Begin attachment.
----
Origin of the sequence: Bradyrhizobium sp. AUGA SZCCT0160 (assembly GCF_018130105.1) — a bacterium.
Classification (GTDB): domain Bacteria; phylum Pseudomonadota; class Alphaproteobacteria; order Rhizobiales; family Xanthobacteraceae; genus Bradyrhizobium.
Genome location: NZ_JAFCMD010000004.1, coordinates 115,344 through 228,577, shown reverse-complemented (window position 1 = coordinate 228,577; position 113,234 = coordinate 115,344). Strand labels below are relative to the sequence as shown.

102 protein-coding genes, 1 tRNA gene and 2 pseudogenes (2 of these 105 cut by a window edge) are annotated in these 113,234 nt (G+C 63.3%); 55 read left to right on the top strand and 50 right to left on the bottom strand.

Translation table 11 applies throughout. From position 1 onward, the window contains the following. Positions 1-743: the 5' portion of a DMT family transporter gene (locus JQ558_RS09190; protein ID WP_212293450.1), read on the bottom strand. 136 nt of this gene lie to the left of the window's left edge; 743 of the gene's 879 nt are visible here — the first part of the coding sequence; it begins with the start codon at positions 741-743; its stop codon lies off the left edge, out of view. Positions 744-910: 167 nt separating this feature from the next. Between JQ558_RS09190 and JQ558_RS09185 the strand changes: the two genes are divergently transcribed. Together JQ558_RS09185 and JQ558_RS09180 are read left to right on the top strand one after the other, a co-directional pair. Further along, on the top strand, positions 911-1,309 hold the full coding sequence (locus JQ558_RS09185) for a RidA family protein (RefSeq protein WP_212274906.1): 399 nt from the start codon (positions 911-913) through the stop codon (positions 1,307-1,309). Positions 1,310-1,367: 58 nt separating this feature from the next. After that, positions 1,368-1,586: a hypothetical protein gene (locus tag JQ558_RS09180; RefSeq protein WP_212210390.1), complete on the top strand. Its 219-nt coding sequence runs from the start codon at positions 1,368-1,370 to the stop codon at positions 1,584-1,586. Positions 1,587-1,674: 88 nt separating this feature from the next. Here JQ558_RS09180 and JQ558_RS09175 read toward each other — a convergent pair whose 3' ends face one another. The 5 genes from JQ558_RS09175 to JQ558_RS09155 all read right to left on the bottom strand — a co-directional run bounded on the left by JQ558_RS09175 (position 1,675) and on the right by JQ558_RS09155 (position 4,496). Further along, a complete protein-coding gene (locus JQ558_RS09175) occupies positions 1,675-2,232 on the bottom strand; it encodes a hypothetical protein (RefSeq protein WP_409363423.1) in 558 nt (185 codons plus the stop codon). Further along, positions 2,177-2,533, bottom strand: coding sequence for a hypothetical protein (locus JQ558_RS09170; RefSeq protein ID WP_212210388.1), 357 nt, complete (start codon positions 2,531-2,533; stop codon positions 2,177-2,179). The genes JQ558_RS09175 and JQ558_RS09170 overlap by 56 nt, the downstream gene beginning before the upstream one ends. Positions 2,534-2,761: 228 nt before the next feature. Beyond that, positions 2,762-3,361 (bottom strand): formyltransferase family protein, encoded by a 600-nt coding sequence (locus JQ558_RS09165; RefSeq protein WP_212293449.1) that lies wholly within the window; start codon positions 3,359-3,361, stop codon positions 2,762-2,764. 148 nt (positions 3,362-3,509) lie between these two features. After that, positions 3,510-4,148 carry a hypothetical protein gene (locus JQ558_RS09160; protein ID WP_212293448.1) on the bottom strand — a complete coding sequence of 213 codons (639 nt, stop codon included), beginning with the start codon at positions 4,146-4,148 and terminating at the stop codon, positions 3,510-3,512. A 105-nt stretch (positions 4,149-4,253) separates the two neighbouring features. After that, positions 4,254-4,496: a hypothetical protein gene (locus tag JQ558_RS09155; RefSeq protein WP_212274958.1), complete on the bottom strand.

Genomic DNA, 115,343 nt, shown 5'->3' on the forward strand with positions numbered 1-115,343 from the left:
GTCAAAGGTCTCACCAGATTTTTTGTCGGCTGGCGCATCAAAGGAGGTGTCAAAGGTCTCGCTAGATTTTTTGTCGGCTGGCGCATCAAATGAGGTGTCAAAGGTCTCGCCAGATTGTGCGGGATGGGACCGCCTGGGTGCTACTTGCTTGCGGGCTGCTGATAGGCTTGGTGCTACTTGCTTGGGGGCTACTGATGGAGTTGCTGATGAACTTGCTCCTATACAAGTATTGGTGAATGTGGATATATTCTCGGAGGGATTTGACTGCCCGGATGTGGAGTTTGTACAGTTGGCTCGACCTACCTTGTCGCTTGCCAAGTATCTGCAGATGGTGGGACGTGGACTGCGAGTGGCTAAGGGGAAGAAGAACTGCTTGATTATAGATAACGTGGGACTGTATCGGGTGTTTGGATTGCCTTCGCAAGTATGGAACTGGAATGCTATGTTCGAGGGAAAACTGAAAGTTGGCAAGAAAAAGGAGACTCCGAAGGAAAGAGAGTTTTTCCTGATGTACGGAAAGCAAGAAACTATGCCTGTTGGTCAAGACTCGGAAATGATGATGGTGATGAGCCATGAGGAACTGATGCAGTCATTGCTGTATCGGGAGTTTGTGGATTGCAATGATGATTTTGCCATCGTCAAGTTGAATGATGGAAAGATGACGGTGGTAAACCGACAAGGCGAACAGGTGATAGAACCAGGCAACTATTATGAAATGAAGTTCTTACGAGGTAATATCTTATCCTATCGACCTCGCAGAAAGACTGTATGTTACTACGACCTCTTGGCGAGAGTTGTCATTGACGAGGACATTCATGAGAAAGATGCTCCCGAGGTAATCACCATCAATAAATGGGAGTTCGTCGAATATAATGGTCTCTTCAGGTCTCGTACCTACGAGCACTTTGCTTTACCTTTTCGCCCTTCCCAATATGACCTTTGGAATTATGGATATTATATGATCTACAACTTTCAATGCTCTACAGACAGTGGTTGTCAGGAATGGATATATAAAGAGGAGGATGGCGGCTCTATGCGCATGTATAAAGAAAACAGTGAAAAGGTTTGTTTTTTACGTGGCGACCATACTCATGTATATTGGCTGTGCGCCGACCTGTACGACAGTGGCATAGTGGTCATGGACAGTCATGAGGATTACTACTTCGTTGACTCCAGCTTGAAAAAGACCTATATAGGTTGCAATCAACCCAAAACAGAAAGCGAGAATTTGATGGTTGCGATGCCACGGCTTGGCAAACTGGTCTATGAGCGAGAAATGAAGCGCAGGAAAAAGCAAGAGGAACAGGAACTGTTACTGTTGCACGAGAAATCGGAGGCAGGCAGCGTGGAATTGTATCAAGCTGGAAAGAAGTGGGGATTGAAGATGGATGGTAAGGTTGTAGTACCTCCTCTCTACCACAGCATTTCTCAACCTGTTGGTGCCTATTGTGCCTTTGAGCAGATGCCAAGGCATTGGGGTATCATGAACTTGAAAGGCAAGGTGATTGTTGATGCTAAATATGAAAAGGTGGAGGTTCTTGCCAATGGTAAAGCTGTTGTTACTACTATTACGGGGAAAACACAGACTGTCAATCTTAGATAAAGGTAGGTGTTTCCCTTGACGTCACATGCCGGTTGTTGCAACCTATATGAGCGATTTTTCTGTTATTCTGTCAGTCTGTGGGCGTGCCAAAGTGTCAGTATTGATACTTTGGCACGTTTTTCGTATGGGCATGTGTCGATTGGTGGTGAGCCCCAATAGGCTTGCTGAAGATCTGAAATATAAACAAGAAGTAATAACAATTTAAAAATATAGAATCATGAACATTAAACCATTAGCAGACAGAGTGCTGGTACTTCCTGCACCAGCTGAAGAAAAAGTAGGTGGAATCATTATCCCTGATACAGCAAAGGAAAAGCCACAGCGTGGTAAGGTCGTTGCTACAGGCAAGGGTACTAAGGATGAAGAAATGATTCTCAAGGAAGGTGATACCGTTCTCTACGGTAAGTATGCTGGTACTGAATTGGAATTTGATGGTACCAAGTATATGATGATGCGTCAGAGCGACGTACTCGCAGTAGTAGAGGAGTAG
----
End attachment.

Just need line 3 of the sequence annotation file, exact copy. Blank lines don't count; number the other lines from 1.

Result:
Genome location: NZ_JAFCMD010000004.1, coordinates 115,344 through 228,577, shown reverse-complemented (window position 1 = coordinate 228,577; position 113,234 = coordinate 115,344). Strand labels below are relative to the sequence as shown.